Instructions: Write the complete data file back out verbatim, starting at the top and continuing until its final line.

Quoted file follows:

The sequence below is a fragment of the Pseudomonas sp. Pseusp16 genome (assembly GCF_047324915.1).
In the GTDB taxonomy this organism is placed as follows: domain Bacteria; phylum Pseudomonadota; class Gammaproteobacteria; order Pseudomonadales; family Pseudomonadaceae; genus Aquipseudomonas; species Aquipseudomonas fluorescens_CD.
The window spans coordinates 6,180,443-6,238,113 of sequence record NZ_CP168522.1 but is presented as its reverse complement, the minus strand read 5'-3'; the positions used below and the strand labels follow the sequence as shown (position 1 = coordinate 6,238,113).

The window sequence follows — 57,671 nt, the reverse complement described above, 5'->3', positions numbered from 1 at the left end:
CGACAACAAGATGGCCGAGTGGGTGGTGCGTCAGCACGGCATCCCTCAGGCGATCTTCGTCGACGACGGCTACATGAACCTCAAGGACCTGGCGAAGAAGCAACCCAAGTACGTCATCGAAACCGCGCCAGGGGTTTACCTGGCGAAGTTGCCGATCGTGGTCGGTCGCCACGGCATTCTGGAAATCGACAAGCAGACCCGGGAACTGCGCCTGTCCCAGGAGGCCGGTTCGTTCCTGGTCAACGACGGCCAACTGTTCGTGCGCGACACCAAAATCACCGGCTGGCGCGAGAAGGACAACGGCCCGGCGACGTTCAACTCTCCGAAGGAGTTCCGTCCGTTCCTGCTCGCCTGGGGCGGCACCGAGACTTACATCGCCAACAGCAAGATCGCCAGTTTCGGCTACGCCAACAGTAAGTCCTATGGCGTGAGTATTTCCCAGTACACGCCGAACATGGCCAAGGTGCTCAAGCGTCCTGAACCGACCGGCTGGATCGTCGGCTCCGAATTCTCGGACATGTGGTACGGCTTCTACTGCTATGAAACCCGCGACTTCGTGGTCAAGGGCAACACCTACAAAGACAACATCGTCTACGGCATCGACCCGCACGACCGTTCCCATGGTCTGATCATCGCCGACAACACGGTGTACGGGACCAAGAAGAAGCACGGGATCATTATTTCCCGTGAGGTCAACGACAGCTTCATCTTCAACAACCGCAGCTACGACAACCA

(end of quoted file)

The sequence below is a fragment of the Pseudomonas sp. Pseusp16 genome (assembly GCF_047324915.1).
In the GTDB taxonomy this organism is placed as follows: domain Bacteria; phylum Pseudomonadota; class Gammaproteobacteria; order Pseudomonadales; family Pseudomonadaceae; genus Aquipseudomonas; species Aquipseudomonas fluorescens_CD.
The window spans coordinates 6,180,443-6,238,113 of sequence record NZ_CP168522.1 but is presented as its reverse complement, the minus strand read 5'-3'; the positions used below and the strand labels follow the sequence as shown (position 1 = coordinate 6,238,113).

The window sequence follows — 57,671 nt, the reverse complement described above, 5'->3', positions numbered from 1 at the left end:
CGACAACAAGATGGCCGAGTGGGTGGTGCGTCAGCACGGCATCCCTCAGGCGATCTTCGTCGACGACGGCTACATGAACCTCAAGGACCTGGCGAAGAAGCAACCCAAGTACGTCATCGAAACCGCGCCAGGGGTTTACCTGGCGAAGTTGCCGATCGTGGTCGGTCGCCACGGCATTCTGGAAATCGACAAGCAGACCCGGGAACTGCGCCTGTCCCAGGAGGCCGGTTCGTTCCTGGTCAACGACGGCCAACTGTTCGTGCGCGACACCAAAATCACCGGCTGGCGCGAGAAGGACAACGGCCCGGCGACGTTCAACTCTCCGAAGGAGTTCCGTCCGTTCCTGCTCGCCTGGGGCGGCACCGAGACTTACATCGCCAACAGCAAGATCGCCAGTTTCGGCTACGCCAACAGTAAGTCCTATGGCGTGAGTATTTCCCAGTACACGCCGAACATGGCCAAGGTGCTCAAGCGTCCTGAACCGACCGGCTGGATCGTCGGCTCCGAATTCTCGGACATGTGGTACGGCTTCTACTGCTATGAAACCCGCGACTTCGTGGTCAAGGGCAACACCTACAAAGACAACATCGTCTACGGCATCGACCCGCACGACCGTTCCCATGGTCTGATCATCGCCGACAACACGGTGTACGGGACCAAGAAGAAGCACGGGATCATTATTTCCCGTGAGGTCAACGACAGCTTCATCTTCAACAACCGCAGCTACGACAACCA